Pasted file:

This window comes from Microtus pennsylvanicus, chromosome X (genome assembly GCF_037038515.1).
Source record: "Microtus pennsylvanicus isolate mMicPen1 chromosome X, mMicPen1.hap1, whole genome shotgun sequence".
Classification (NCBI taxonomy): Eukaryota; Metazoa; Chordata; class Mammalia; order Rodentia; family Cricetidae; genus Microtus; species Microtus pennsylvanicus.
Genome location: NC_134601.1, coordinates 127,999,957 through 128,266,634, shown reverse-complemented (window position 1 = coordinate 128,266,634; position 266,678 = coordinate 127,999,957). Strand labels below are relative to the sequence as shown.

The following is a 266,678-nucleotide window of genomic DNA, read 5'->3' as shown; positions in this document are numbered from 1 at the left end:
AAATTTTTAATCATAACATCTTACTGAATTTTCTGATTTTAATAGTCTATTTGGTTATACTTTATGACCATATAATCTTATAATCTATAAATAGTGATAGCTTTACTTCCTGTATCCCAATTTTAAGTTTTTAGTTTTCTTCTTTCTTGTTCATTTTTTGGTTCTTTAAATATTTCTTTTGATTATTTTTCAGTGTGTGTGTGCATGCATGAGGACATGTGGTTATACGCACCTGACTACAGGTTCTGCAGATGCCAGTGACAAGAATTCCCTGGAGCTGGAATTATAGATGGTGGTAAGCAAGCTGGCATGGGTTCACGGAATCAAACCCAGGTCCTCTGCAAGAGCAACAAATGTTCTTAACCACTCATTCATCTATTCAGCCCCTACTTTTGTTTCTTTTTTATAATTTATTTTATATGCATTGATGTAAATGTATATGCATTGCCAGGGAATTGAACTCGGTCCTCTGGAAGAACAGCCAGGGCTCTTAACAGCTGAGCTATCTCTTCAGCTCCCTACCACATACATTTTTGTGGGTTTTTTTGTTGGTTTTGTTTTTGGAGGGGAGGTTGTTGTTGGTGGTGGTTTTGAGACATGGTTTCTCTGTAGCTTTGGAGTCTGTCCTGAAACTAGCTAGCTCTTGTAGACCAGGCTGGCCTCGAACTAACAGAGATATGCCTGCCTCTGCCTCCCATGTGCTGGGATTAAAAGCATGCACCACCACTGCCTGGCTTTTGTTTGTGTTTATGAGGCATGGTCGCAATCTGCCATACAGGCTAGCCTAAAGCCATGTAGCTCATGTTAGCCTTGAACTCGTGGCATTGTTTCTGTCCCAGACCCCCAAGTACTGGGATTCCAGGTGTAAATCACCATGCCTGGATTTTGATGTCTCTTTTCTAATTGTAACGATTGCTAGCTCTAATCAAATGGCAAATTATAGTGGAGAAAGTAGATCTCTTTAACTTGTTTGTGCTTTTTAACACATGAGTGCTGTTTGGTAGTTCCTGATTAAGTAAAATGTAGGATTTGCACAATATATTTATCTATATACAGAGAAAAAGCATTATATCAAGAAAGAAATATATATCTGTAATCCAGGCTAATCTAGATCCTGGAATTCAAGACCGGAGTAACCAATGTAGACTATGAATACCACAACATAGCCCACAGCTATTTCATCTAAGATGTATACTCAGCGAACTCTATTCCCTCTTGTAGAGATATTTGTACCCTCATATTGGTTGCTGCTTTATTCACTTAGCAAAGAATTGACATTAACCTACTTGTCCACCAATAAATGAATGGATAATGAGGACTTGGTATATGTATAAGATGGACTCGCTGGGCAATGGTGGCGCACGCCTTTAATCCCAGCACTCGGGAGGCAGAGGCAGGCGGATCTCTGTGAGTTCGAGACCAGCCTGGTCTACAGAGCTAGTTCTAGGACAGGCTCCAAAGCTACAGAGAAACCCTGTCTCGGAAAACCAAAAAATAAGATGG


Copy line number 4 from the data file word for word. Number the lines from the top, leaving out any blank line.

Genome location: NC_134601.1, coordinates 127,999,957 through 128,266,634, shown reverse-complemented (window position 1 = coordinate 128,266,634; position 266,678 = coordinate 127,999,957). Strand labels below are relative to the sequence as shown.